Andrew G. Bostom, MD, MS; Irwin H. Rosenberg, MD; Halit Silbershatz, PhD; Paul F. Jacques, ScD; Jacob Selhub, PhD; Ralph B. D'Agostino, PhD; Peter W.F. Wilson, MD; Philip A. Wolf, MD
Total homocysteine levels are associated with arteriosclerotic outcomes.
To determine whether total homocysteine levels predict incident stroke in elderly persons.
Prospective population-based cohort study with 9.9 years of follow-up.
1947 Framingham Study participants (1158 women and 789 men; mean age Â± SD, 70 Â± 7 years).
Baseline total homocysteine levels and 9.9-year stroke incidence.
The quartiles of nonfasting total homocysteine levels were as follows: quartile 1, 4.13 to 9.25 Âµmol/L; quartile 2, 9.26 to 11.43 Âµmol/L; quartile 3, 11.44 to 14.23 Âµmol/L; quartile 4, 14.24 to 219.84 Âµmol/L. During follow-up, 165 incident strokes occurred. In proportional hazards models adjusted for age, sex, systolic blood pressure, diabetes, smoking, and history of atrial fibrillation and coronary heart disease, relative risk (RR) estimates comparing quartile 1 with the other three quartiles were as follows: quartile 2 compared with quartile 1â€”RR, 1.32 (95% CI, 0.81 to 2.14); quartile 3 compared with quartile 1â€”RR, 1.44 (CI, 0.89 to 2.34); quartile 4 compared with quartile 1â€”RR, 1.82 (CI, 1.14 to 2.91). The linear trend across the quartiles was significant (PÂ <Â 0.001).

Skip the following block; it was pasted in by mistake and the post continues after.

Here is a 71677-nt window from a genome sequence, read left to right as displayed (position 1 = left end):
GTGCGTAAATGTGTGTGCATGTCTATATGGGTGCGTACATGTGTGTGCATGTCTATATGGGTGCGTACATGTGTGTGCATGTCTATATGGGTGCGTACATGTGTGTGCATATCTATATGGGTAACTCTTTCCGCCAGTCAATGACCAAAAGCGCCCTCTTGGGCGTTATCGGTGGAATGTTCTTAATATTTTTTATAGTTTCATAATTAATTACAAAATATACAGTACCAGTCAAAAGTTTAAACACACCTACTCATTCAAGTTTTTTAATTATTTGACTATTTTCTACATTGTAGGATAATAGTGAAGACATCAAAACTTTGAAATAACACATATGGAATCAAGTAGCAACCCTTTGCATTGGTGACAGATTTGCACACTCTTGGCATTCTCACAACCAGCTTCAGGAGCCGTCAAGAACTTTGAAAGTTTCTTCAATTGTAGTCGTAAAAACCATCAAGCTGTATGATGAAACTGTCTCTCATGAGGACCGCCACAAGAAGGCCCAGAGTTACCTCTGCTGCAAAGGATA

Nonfasting total homocysteine levels are an independent risk factor for incident stroke in elderly persons.
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Bostom AG, Rosenberg IH, Silbershatz H, Jacques PF, Selhub J, D'Agostino RB, et al. Nonfasting Plasma Total Homocysteine Levels and Stroke Incidence in Elderly Persons: The Framingham Study. Ann Intern Med. 1999;131:352-355. doi: 10.7326/0003-4819-131-5-199909070-00006
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Published: Ann Intern Med. 1999;131(5):352-355.
Geriatric Medicine, Neurology, Stroke.
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Print ISSN: 0003-4819 | Online ISSN: 1539-3704
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